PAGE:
Monday, March 19, 2012

Book Release - Thanks to So Many!

Building a Virtual Machinima Community

March 10, 2012.    That is one of those days of relief - the release date of Machinima: The Art and Practice of VirtualFilmmaking.  This is my fourth book, and co-authored with Lowe Runo.   It is published under our real names, and I have to tell you we put some real life hard work into it.    What we are most proud of is – its inclusiveness, all the people that were willing to contribute to our public roundtable sessions and the others who granted us time and permission for interviews, and others who contributed chapters and featured discussions after the chapters.   

Birthing a book is a labor of love, and the process typically takes more than a year when dealing with academic presses.    We had the opportunity to go back before the final printing and make some updates.  But you know really, although there are many more people engaged in the process of making machinima, there are some basic tenants that remain timeless.  Machinima, even at its most abstract level, is about communicating to and connecting with audiences.   The people involved in this project are far too many to completely list here, and the book index and acknowledgments pay tribute to them to some extent.

The Contributors

A special section of interviews featured Al Peretz, “Decorgal” Judy Lee, Iono Allen, Kate Fosk, Michael Gray, Rysan Fall and Wiz Nordberg. End of chapter comments were provided by Chantal Harvey, Pooky Amsterdam, Larkworthy Antfarm, 1angelzares Writer, Toxic Menges, Jonathan Pluskota, and Jay Jay Jegathesan.  Two invited chapters were presented by copyright expert Todd Herreman and Dr. Bryan Carter, owner of Virtual Harlem in Second Life.  Phaylen Fairchild gave some closing thoughts. Skylar Smythe’s The White Pigeon was featured as a storyboard example.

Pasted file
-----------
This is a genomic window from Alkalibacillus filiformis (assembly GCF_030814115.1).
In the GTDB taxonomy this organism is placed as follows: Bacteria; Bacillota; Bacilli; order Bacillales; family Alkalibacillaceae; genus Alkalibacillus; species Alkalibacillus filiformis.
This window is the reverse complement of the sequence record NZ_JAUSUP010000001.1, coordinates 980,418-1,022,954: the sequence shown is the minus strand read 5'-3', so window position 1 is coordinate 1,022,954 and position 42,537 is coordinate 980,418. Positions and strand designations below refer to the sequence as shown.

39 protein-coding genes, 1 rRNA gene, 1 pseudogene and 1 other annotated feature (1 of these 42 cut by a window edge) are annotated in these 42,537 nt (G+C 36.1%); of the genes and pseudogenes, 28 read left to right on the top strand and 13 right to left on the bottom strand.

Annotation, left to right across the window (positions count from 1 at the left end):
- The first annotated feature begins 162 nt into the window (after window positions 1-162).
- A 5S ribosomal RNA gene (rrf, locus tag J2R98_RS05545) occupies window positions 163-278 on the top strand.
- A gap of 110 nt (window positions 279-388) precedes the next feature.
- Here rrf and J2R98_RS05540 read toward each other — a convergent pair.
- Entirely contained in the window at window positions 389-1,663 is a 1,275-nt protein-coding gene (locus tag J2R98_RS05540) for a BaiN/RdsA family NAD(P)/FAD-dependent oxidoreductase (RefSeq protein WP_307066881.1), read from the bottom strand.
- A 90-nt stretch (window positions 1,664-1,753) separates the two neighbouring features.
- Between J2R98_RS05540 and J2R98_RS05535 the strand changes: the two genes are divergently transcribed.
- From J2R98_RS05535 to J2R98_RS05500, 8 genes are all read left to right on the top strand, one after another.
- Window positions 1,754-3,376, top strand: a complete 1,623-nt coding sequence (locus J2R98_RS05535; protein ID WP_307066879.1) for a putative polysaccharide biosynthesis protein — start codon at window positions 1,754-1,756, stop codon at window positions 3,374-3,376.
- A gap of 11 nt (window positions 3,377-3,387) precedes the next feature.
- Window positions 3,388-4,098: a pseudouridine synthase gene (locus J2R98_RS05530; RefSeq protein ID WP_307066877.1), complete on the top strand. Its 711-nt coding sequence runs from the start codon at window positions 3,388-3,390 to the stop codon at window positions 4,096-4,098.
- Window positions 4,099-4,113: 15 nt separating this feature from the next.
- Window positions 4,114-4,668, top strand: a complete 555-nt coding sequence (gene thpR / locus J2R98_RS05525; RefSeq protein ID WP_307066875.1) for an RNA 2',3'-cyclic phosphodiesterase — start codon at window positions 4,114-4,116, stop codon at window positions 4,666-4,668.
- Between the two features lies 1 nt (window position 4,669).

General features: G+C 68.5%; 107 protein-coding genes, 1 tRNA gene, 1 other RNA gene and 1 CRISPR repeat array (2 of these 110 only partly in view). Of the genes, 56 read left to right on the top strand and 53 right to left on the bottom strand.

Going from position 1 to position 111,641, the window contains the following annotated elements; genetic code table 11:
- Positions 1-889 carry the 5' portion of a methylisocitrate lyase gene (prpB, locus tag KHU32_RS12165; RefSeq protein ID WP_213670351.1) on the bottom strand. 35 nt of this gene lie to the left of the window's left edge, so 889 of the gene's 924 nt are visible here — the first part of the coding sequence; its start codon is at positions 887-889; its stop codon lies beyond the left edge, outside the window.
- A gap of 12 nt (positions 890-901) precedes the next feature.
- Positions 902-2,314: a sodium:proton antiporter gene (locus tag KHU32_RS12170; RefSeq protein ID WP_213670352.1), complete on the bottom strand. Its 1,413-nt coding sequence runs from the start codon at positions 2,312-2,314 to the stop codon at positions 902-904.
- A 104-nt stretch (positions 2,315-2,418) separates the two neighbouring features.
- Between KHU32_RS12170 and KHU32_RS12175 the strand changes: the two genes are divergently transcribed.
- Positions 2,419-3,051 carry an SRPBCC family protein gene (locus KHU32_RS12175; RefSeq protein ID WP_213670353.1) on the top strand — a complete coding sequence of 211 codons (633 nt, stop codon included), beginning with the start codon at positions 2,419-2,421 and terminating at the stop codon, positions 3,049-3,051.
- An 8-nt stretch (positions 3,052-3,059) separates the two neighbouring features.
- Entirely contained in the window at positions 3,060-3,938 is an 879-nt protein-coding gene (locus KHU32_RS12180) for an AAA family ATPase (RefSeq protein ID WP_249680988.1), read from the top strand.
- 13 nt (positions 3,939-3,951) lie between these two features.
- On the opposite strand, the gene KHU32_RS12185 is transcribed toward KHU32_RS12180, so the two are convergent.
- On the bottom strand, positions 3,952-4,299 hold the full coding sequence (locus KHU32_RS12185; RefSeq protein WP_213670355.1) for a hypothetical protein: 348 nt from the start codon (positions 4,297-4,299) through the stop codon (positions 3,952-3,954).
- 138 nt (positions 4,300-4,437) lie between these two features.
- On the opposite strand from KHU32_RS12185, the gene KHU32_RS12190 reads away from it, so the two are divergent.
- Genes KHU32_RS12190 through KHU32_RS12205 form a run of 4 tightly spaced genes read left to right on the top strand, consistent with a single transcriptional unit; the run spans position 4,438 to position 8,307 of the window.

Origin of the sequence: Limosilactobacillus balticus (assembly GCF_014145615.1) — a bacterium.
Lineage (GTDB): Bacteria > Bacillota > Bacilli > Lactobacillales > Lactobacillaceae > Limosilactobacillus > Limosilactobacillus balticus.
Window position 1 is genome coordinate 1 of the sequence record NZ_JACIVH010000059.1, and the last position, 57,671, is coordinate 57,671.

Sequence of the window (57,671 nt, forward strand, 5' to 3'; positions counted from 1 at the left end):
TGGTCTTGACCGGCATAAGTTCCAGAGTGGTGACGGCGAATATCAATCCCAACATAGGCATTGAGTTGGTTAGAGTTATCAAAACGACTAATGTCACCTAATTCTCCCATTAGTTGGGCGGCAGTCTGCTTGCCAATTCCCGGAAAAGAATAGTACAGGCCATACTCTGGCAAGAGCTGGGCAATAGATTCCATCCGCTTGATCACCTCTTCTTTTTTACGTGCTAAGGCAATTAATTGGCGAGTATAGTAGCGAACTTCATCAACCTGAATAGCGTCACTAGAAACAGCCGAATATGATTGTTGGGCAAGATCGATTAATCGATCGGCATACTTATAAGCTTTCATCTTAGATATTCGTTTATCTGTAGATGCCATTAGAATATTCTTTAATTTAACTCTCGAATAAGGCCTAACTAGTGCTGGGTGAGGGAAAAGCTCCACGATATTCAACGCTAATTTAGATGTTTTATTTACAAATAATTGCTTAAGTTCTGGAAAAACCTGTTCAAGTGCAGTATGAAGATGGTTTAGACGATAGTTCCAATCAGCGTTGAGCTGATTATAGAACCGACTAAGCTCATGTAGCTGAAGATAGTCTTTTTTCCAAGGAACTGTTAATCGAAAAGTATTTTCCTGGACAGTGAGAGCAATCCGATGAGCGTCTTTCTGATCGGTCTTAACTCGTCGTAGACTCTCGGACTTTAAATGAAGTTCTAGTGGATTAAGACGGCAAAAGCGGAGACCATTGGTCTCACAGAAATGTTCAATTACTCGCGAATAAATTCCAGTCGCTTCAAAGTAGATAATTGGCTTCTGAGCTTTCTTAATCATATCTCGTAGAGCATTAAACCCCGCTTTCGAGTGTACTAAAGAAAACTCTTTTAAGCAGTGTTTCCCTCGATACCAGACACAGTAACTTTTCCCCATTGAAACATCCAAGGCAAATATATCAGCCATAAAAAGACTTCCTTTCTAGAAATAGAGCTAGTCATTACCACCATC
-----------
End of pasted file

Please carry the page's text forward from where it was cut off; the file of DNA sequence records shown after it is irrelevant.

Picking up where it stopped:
Roundtable participants included Graceful Aeon, Juris Amat, Pooky Amsterdam, Larkworthy Antfarm, Asil Ares, Ataro Asbrink, Baird Barnard, Code-Warrior Carling, Penumbra Carter, Pamala Clift, Evie Fairchild, Clover Fenwitch, Moto Gamba, Kit Guardian, Chantal Harvey, Laurina Hawks, Brenda Jericho, LaPiscean Liberty, Alley McNally, Thinkerer Melville, Moo Money, Joel Savard, Almo Schumann, Kara Trapdoor, Cisko Vandeverre, ke Violet, Tikaf Viper, xox Voyager, Johnathan2007 Whitfield, Gene Williams, 1angelcares Writer, Gwenette Writer, and Suzy Yue, among others. Not all were cited (and some just came to listen) but all comments in voice and text were significant toward formulating themes in this book.
As would be expected, other machinima leaders and filmmakers are cited as well, and their accomplishments and advice were noted (i.e., Eric Call, Frank Dellario, Tony Dyson, Peter Greenaway, Ricky Grove, Hugh Hancock, Peter Jackson, Katherine Anna Kang, Kate Lee, Torley Linden, Sherwin Liu, George Lucas, Paul Marino, Phil Rice, Steven Spielberg, Jason Springarn-Koff, ColeMarie Soleil, and David Lewis Yewdall).

About the Contents
This book presents an overview of machinima’s rich and significant role in modern cinematic history, but it leans toward filmmaking in virtual worlds unlike other books.  Admittedly our book has an inherent bias to virtual worlds like World of Warcraft, The Sims and (particularly) Second Life, and touches upon emerging opportunities.   The Machinima Reader (MIT Press, 2011), edited by Henry Lowood and Michael Nitche, offers a significant analytical lens through its curated essay collection from film and media scholars and industry leaders from the gaming world.  I recommend it highly as a critical study into machinima’s evolution, and applaud it as the first of its kind to contribute to scholarly discussions of this maturing genre.    Our book, Machinima: The Art and Practice of Virtual Filmmaking, attempts to situate machinima in the mainstream of cinema, television and animation, and aims to develop the conceptual and technical skills of the amateur and the intermediate machinimatographer.   Topics covered include story and character development, setting and lighting, audio, post-production, and copyright considerations.   Those interviewed are mainly filmmakers, writers, actors, and artists producing and working within interactive immersive platforms. 

Virtual Worlds Best Practices in Education Conference